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The 2017 AIADMK crisis and the 2022 Shiv Sena crisis: Remarkable parallels

Print edition : Aug 05, 2022 T+T-

The 2017 AIADMK crisis and the 2022 Shiv Sena crisis: Remarkable parallels

O. Panneerselvam addressing mediapersons after ending his ‘meditation’ in front of J. Jayalalithaa’s memorial at the Marina beach in February 2017.

O. Panneerselvam addressing mediapersons after ending his ‘meditation’ in front of J. Jayalalithaa’s memorial at the Marina beach in February 2017. | Photo Credit: PTI

Both Shiv Sena leader Eknath Shinde and former Tamil Nadu Chief Minister O. Panneerselvam, the calm rebel who tried to recapture the All India Anna Dravida Munnetra Kazhagam (AIADMK) in 2017, broke ranks over ideological issues, real or perceived, five years apart.

There are many parallels between them. Both have ended up weakening their respective political parties, left the Bharatiya Janata Party (BJP) at an advantage in Maharashtra and Tamil Nadu respectively, and have not managed to cement their own positions in their parties yet.

A few months after the February 2017 launch of Panneerselvam’s ‘dharma yudh’ at AIADMK supremo Jayalalithaa’s memorial at the Marina, the people of India became aware that his aim of taking back the AIADMK from the then general secretary, Sasikala, citing the fact that she was part of the ‘Mannargudi Mafia’, was a plan that was conceived by Sangh Parivar elements.

One self-styled kingmaker of that time who still runs a parivar outfit claimed that he was the one who asked Panneerselvam to go sit in meditation at Jayalalithaa’s memorial to seek ‘justice’. In the case of Shinde, the rebel MLAs travelling to the BJP-ruled States of Gujarat, Assam, and, finally, to Goa, was a dead giveaway as to who was calling the shots.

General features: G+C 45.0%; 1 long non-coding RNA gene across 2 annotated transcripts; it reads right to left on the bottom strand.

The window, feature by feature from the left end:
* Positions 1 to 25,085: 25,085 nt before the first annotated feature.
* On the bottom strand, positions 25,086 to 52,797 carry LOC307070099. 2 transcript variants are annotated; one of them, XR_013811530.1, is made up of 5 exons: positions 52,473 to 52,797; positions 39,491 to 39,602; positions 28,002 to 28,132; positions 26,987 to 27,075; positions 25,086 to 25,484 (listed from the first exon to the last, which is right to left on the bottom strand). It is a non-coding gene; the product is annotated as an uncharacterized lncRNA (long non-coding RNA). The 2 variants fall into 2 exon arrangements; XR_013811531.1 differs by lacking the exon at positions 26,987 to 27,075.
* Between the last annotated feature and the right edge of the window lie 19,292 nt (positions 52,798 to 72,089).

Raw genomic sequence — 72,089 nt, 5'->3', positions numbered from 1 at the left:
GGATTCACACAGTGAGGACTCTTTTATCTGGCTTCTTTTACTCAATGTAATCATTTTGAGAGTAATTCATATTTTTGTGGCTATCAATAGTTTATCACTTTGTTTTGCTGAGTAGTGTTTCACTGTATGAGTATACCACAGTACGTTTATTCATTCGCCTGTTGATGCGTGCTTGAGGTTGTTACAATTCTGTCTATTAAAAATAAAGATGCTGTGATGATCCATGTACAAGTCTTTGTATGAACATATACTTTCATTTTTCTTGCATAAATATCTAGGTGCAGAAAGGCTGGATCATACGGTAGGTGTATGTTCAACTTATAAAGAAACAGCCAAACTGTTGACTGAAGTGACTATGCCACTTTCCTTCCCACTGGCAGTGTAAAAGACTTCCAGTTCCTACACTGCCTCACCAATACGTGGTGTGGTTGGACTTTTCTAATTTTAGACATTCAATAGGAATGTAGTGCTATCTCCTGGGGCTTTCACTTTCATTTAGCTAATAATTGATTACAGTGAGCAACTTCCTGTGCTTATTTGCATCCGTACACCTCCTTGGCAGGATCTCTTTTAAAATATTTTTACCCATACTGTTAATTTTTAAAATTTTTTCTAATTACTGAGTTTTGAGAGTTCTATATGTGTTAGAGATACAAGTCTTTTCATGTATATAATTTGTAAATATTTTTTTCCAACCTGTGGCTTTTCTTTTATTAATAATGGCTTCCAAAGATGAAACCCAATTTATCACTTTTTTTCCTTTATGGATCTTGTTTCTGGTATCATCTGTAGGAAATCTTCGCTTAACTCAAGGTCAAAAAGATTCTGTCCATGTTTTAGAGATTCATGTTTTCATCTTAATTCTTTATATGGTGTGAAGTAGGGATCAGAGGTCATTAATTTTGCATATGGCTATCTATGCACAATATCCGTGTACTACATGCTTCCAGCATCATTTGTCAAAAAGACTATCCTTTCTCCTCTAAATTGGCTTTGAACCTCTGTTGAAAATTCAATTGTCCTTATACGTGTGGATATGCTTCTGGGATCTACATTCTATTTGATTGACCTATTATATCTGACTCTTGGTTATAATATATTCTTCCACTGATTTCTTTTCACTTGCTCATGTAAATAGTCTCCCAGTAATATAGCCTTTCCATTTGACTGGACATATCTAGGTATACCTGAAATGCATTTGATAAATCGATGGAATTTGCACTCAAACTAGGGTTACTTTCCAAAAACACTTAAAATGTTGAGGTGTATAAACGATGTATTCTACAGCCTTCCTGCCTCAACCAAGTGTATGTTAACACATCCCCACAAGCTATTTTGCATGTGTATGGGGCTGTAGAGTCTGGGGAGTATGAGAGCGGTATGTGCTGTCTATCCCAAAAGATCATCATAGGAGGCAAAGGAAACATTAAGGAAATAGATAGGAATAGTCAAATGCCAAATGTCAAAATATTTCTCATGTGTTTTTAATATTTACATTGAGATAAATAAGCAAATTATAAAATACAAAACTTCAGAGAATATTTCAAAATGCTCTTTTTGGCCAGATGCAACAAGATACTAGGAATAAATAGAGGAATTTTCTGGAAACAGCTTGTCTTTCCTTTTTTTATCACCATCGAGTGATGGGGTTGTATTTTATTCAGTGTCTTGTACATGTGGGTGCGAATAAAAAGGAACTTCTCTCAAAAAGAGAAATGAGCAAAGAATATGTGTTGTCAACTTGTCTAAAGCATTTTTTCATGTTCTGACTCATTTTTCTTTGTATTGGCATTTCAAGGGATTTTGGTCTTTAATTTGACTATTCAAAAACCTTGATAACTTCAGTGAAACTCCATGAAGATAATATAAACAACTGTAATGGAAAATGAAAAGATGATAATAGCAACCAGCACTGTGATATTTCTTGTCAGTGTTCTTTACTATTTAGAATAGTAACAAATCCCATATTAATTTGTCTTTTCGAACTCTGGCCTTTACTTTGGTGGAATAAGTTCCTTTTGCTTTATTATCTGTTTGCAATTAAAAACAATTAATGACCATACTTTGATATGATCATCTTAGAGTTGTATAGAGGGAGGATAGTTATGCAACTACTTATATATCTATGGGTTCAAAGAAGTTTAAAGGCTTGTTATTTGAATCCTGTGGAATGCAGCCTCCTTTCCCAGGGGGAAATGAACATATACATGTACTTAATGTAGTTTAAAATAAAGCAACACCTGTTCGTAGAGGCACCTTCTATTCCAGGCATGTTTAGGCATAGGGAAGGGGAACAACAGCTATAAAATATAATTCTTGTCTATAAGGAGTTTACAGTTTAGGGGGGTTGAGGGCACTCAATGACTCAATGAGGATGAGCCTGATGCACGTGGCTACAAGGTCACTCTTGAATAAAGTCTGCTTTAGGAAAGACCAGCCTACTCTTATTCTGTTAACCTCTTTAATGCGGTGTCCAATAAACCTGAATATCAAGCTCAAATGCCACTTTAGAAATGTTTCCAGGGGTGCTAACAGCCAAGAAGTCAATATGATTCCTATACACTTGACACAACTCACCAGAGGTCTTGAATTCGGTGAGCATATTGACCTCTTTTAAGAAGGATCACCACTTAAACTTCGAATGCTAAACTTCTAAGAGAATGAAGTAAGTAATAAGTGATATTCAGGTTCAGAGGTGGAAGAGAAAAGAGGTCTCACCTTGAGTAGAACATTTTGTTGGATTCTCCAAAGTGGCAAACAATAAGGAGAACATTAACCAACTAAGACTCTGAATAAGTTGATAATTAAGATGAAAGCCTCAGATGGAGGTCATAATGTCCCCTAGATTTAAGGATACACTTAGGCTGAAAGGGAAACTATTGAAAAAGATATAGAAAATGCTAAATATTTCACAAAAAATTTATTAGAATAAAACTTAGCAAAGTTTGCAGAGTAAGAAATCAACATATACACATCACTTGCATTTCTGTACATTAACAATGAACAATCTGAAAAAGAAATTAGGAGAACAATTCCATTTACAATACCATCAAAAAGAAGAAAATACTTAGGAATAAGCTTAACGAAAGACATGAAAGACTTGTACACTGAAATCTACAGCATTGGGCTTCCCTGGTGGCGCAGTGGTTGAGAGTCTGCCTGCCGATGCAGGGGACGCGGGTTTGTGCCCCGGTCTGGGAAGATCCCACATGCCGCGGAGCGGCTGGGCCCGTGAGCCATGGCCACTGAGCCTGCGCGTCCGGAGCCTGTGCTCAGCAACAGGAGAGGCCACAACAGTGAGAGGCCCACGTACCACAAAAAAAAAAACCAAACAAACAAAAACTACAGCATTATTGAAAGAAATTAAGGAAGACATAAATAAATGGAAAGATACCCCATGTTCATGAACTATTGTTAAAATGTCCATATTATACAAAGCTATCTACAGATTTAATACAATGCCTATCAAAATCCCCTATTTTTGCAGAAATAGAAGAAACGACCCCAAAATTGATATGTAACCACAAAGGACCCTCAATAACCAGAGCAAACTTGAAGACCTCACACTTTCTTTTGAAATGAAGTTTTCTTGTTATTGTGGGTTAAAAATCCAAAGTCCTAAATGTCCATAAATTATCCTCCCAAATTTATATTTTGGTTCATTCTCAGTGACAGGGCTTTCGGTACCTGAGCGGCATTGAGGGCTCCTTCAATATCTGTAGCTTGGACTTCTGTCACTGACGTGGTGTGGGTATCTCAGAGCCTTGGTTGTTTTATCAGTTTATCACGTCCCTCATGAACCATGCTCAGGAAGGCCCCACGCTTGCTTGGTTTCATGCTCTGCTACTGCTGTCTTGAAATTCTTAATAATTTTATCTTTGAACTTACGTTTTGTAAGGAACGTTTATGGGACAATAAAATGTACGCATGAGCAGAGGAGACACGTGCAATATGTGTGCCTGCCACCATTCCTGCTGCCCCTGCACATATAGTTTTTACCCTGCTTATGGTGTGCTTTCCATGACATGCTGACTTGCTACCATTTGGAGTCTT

Legal questions

Unlike the unmaking of the AIADMK government in Tamil Nadu which took minimal effort, Project Shiv Sena took as many as five attempts and two-and-a-half years to accomplish. Like in the case of the Sena, where several legal questions have been raised but are yet to be decided, several legal questions were raised in the case of the AIADMK too, and two very important questions are yet to find a resolution in the highest court in India.

In the case of the AIADMK, the Supreme Court is yet to pronounce its judgment on an act that qualifies for automatic disqualification of an MLA–the act of voting against the party in the Assembly after a three-line whip had been issued. This 2017 case (popularly known as the 11 MLAs case) is yet to be concluded in the Supreme Court although a set of new Assembly members have since taken office in Tamil Nadu in 2021.

The Supreme Court is also yet to pronounce its judgment in a 2016 Tamil Nadu Assembly election case–that of the current Speaker M. Appavu, who claimed that he had won the 2016 election from the Radhapuram constituency. His AIADMK rival, I.S. Inbathurai, was declared winner. Given the precarious nature of the AIADMK government in 2017, this one vote was exceedingly valuable.

After the 2016 polls, Appavu had approached the Madras High Court and a recount was ordered. Though the result was supposed to remain a secret, many in the know are aware of the result. It was at this stage that a Supreme Court stay came into play.

Soon after Jayalalithaa’s death on December 6, 2016, Panneerselvam was sworn in Chief Minister. He lasted exactly two months and tendered his resignation, after Sasikala demanded it, on February 6, 2017.